9-11 Research does not endorse all of the conclusions of this presentation.
For analysis of this issue, see The Pentagon No-757-Crash Theory: Booby Trap for 9/11 Skeptics
See the comments below.
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Whatever Struck the Pentagon Was Not a Boeing 757.

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Comments by 9-11 Research added on 7/3/05

To The Contrary, Whatever Struck the Pentagon Was Likely a Boeing 757.

The core of the talk's argument in support of this conclusion is that the wings and rudder of a 757 would have left impressions in the Pentagon's facade, which are difficult to see in the available photographs, and that the starboard engine would have done more damage to the first-floor columns.

The argument about the damage to the first-floor columns may rest entirely on a misinterpretation of the photographs, described here

The argument about the lack of impressions of the wings and rudder is not as compelling as it might seem in light of the following facts.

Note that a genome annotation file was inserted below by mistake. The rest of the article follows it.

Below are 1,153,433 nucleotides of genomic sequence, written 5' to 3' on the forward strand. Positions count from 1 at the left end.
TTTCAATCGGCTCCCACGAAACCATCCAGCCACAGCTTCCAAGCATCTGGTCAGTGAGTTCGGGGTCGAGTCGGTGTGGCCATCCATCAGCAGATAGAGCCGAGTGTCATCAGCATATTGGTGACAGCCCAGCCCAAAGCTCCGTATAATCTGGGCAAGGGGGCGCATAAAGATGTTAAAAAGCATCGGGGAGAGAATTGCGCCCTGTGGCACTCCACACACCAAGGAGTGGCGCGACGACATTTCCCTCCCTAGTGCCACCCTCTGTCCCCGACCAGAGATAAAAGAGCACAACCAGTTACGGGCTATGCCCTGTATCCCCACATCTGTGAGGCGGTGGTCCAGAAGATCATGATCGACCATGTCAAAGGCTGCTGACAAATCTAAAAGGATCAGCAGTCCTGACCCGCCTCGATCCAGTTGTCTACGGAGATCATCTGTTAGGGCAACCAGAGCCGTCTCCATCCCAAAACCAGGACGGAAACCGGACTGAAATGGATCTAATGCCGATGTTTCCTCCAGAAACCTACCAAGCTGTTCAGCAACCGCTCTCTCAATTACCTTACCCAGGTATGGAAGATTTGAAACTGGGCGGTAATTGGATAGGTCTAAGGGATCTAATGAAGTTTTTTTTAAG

• Details of the construction of the Pentagon's facade remain unclear. The portion of the facade that the plane hit had recently been upgraded to include steel- and Kevlar-reinforced walls and blast-resistant windows.
  • The portions of a 757 that would not fit through the punctures in the first and second floor were the outermost and lightest portions of the plane's wings and tail, consisting approximately of the outermost 30 feet of the wings and rudder.
  • There was damage to the facade beyond the 90-foot-wide expanse of breached walls, and that damage is arguably consistent with the impact of the outermost portions of the wings.

Even if one is convinced that the outermost and lightest portions of an intact 757 should have left obvious impact impressions in the facade, it does not follow that Whatever Struck the Pentagon Was Not a Boeing 757. For example, a scenario introduced by Eric Bart explains the lack of an impact impression without supposing that there was no 757 or that there was only an overflying 757 -- both suppositions contradicted by the eyewitness accounts. His suggestion that explosives planted in the plane destroyed the airframe at about the moment of impact accounts for the observation of an impact damage pattern not precisely matching the profile of a 757.